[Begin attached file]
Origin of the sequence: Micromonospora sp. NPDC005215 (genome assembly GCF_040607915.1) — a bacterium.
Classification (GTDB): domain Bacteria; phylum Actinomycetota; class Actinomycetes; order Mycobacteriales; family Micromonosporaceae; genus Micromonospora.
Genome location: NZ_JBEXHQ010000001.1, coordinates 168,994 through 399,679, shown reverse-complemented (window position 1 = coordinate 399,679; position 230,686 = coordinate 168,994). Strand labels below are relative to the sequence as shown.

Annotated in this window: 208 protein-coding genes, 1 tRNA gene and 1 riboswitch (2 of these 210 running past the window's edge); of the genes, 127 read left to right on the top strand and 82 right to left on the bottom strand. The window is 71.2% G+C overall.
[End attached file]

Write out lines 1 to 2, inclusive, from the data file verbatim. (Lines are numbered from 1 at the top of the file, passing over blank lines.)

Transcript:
Origin of the sequence: Micromonospora sp. NPDC005215 (genome assembly GCF_040607915.1) — a bacterium.
Classification (GTDB): domain Bacteria; phylum Actinomycetota; class Actinomycetes; order Mycobacteriales; family Micromonosporaceae; genus Micromonospora.